For those who hold these beliefs, the complaint notes, the act of pushing or carrying objects on the Sabbath or Yom Kippur is permitted only inside the home or within the confines of a properly established eruv. An eruv is commonly created by affixing thin plastic strips known as lechis to utility poles to mark the boundaries of the area.
In 2015, the Bergen Rockland Eruv Association sought to extend an existing eruv in Rockland County, NY, to cover the full southern part of Rockland County. The proposed path of the extension included areas within a portion of Mahwah Township near the New York border.
The State’s complaint alleges that, despite approval of the posting of lechis on its utility poles in Mahwah by Orange & Rockland Utilities – and despite the township having struck a formal agreement to ensure security and traffic control by Mahwah Police in May 2017 while the posting work went on – the township council forged ahead in July 2017 and approved an illegal amendment to its sign ordinance effectively banning lechis on utility poles.
As amended, the sign ordinance – which previously banned simply “signs” on utility poles – now included expanded language prohibiting the posting of “any … device or other matter” on a utility pole, shade tree, lamp post, curbstone, sidewalk, or upon any public structure or building in Mahwah.
A month after initiating efforts to amend the sign ordinance language, the council voted to authorize Mahwah’s zoning officer to issue summonses against the Bergen Rockland Eruv Association for violating the existing ordinance. The State’s lawsuit observes that, prior to the sign ordinance being amended, the Eruv Association had worked cooperatively with Orange & Rockland Utilities, the Mahwah township administration and the Mahwah police department in creating the eruv.
With respect to the ordinance banning non-New-Jersey-residents from Mahwah parks, the State’s complaint alleges that on June 8, 2017, all seven township council members voted in favor of the measure upon its introduction.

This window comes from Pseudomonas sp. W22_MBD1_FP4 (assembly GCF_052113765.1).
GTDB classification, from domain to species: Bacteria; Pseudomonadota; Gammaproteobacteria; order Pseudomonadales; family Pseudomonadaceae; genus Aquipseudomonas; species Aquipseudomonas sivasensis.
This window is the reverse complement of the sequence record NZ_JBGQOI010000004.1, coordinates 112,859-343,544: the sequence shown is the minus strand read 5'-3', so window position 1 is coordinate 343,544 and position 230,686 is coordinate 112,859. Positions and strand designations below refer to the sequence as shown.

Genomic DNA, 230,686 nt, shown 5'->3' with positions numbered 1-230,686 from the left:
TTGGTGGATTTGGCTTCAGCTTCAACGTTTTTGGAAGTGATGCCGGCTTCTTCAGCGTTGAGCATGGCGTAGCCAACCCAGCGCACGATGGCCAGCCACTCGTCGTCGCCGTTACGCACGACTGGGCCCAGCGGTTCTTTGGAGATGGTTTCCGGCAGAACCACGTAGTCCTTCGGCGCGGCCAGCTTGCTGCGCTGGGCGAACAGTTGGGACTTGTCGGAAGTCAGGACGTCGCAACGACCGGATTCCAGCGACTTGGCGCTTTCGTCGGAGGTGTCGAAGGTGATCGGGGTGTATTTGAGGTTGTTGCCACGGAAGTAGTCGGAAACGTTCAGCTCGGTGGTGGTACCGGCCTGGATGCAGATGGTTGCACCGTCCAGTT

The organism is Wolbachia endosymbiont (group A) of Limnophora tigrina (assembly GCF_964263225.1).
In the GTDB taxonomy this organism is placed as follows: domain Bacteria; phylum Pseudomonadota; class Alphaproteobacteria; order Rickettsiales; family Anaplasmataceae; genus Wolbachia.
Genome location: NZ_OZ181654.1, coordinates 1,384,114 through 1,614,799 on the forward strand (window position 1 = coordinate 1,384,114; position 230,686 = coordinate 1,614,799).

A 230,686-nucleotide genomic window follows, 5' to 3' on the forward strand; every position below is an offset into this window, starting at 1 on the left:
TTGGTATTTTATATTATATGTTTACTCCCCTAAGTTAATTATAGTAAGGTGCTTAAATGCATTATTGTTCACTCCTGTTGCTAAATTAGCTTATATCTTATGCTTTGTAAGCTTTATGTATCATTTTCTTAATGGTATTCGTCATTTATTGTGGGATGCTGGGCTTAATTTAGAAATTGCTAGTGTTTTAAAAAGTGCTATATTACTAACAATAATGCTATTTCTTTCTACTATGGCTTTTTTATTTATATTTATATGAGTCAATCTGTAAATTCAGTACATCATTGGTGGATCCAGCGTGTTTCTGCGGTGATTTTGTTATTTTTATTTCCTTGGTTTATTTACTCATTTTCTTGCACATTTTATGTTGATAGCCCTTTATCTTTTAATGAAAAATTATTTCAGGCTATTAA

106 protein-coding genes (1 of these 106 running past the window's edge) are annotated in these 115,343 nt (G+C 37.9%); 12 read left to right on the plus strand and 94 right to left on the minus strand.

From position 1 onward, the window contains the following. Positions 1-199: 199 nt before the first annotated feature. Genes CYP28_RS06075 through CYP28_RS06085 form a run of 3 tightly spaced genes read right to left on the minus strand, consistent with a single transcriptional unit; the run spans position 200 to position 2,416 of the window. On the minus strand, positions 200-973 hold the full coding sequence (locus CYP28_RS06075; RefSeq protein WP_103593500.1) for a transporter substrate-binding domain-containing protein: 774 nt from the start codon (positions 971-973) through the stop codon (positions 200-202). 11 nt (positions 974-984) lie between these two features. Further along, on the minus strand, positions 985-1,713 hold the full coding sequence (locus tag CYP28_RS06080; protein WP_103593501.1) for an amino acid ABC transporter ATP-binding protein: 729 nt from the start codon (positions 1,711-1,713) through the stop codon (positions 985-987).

At a subsequent public hearing on the ordinance – on June 29, 2017 – the council members heard comments from members of the public in attendance, and also received comments from residents by way of e-mail and social media.
The complaint notes that many of the public comments offered were “overtly anti-Semitic” in nature, and that around the same time, Mahwah Police began receiving “multiple calls” from residents reporting that people who appeared to be Orthodox Jews were using the parks, although the callers did not allege any problematic conduct.
The complaint also notes that, upon approving the parks ordinance, the township created proposed signs for posting in its parks explaining that the facilities were only open to New Jersey residents, but including such disclaimers as “GUESTS OF A RESIDENT ARE PERMITTED USE” and “EMPLOYEES OF LOCAL BUSINESSES ARE PERMITTED USE.”
In addition, the State’s lawsuit recounts that, in an e-mail sent to Council President Robert Hermansen, a Mahwah resident who is not of Orthodox Jewish faith expressed concern that her mother – a New York resident – would not be able to take her grandchildren to Mahwah’s parks. Allegedly, the council president replied that the grandmother had nothing to worry about, and that the ordinance banning non-New-Jersey residents from Mahwah’s parks was not intended to address her situation.
Among other things, the complaint filed today alleges – in separate counts – that the Mahwah parks ordinance and the amended sign ordinance represent abuses of municipal power by the Mahwah township council, in violation of the First, Fourth and 14th Amendments of the U.S. Constitution.
For example, the lawsuit contends, enforcement of the ban on non-New-Jersey residents using Mahwah parks would inevitably require Constitutional over-reach by Mahwah police officers seeking to determine if an individual observed using the park resided in Mahwah. Specifically, the complaint contends, police officers – absent evidence of any suspicious or unlawful conduct by the park user — would have to approach the person and require him or her to provide appropriate documentation in order to remain in the park.
“Each instance of enforcing the (parks) ordinance will subject affected persons to an unreasonable search,” the complaint asserts.
Also, in addition to counts alleging that Mahwah’s amended sign ordinance banning eruvs is unconstitutional, the complaint charges that it is tantamount to housing discrimination.
Specifically, the complaint says, a ban on eruvs – or threats of being issued summonses and fines for not removing the lechis that demarcate eruvs – would interfere with the ability of observant Orthodox Jews to live in Mahwah, thereby denying them housing on the basis of religion.
“This is an extensive complaint that lays out a variety of serious allegations and a number of legal theories, but the bottom line is very simple – the township council in Mahwah heard the angry, fear-driven voices of bigotry and acted to appease those voices,” said Attorney General Porrino.
“Our duty is to uphold the law, even when the fight might be unpopular and regardless of whether we have the winds of protest or political favor at our backs,” Porrino said. “Our message to those public officials in Mahwah who are leading or following this misguided charge is meant to be loud and clear: We intend to hold you accountable. Our message to local officials in other towns who may be plotting to engage in similar attempts to illegally exclude, is the same: We will hold you accountable as well.”
Deputy Attorneys General James Michael, Farng-Yi Foo and Megan Harris, and Division on Civil Rights Supervising Investigator J. Manuel Castillo, handled the Mahwah matter on behalf of the State.